General recreational SCUBA standards dictate that on losing a buddy, one must carry out a buddy search for not more than one minute of time. Failing which, one should commence ascent and abort the dive. In an ideally wretched situation, both the buddy’s would undertake the one minute search and surface thereafter.
In our case, MOLAN ventured off to meet the other dive group. As both WKJ and I had seen him propel himself towards the other group, we continued with our dive. While it can be argued that conceptually it is a diver lost situation, logic dictates that we saw him move towards the other group and hence didn’t lose him. Personally, I felt then that my disregard to his advice had left him rather miffed. Perhaps that’s why he’d decided to move on and stay with the other group.
Additionally, WKJ and me have been diving together since a year. A shared common weakness for single malt and beer apart, both of us understand each other like yin and yang – both over seas and under seas. Considering the aforesaid factors, we both decided to continue with our dive safely. However, when we surfaced we realized that MOLAN had actually met the instructor with the other group, signaled to her that he’d lost his buddies and carried out ascent. Either he tried to shake us up, or he was being genuine. In any case, his haphazard behavior was enough to nonplus me.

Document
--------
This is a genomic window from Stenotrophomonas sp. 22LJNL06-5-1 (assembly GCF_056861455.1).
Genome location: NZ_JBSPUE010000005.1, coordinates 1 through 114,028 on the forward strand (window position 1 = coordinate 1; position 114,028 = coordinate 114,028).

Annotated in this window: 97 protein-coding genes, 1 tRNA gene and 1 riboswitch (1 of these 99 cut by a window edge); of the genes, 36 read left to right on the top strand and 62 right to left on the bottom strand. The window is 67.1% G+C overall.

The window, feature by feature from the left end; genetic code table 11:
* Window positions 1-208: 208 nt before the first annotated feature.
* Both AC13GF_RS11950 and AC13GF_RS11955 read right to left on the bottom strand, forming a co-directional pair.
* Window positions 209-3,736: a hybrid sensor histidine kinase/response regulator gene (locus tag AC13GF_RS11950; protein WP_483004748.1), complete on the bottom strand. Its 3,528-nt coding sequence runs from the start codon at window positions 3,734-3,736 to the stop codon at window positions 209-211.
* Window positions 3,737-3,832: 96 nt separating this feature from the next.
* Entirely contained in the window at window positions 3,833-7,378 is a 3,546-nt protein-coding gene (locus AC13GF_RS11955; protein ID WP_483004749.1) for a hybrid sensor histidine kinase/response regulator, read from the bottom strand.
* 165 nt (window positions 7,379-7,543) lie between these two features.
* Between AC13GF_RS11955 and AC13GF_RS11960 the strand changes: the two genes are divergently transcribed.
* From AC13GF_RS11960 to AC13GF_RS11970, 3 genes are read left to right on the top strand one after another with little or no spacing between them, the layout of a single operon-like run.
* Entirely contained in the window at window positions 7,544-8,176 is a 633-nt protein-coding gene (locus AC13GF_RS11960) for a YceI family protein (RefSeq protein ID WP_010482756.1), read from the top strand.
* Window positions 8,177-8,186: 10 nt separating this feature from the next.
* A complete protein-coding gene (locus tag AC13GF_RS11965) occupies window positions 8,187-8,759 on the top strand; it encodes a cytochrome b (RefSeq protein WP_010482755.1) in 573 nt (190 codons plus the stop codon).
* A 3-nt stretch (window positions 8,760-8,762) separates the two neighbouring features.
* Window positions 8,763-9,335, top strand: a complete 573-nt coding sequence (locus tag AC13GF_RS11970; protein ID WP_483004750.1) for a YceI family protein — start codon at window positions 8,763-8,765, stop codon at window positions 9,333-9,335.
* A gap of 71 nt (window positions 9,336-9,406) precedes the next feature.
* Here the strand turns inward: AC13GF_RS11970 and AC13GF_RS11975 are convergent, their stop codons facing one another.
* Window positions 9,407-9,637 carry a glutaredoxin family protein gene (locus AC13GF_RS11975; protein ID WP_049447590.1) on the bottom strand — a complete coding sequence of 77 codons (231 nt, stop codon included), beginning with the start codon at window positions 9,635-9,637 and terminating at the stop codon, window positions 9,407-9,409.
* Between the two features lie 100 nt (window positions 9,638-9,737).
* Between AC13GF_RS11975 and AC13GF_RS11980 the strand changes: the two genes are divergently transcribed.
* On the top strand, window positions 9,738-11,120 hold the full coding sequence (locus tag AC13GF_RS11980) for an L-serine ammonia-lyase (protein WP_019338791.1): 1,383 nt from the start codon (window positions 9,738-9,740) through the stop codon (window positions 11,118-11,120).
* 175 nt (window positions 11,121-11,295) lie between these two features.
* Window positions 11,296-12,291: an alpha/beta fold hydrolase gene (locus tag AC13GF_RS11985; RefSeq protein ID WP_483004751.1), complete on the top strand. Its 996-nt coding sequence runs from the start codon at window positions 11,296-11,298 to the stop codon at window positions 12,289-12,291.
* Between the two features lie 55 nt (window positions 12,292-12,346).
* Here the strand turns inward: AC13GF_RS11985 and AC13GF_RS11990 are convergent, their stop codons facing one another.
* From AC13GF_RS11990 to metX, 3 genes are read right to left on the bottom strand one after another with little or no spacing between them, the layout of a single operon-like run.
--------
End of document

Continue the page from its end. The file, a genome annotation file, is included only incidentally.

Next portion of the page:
Sensibly, after intervention by WKJ we allowed him to lead the subsequent dives and avoid any more recurrences.
Surface Evaluation and Debrief
We later realized that MOLAN, although a rescue diver, was not experienced – let alone lead dives on his own. He was lucky that he had a set of buddies who had been diving together and understood each other to the last T underwater.
To put things in perspective, WKJ has dived in Indian and international waters and has seen numerous conditions. In spite of that, we both exercise a high level of precaution prior, during, and after our dives and consciously try to stay away from unfounded bravery (stupidity?). In my opinion MOLAN, who has recently started diving, got ahead of himself. The rescue diver certification built a false sense of bravado in him – which is the first ingredient in the recipe for disaster.
However, there are certain things which I could have differently and will do in the future. For starters
- Ask any new buddy about their exact diving experience and not just their certifications
- Be firm and polite with the new buddies
- Stick to my own team/crew, whenever conditions allow
- Be more calm during the surface interval
I also realized that the certification procedures and the process to validate or verify the experience needs an overhaul. While I understand that it’s a business and commercial activity, we must also take cognizance of the fact that life is at stake. Towards that end, I am in the process of writing a piece on my envisaged changes in the certification procedure for recreational diving. Until then, that’s my lot. Take it easy and enjoy!
All names have been ‘callsigned’ to maintain privacy.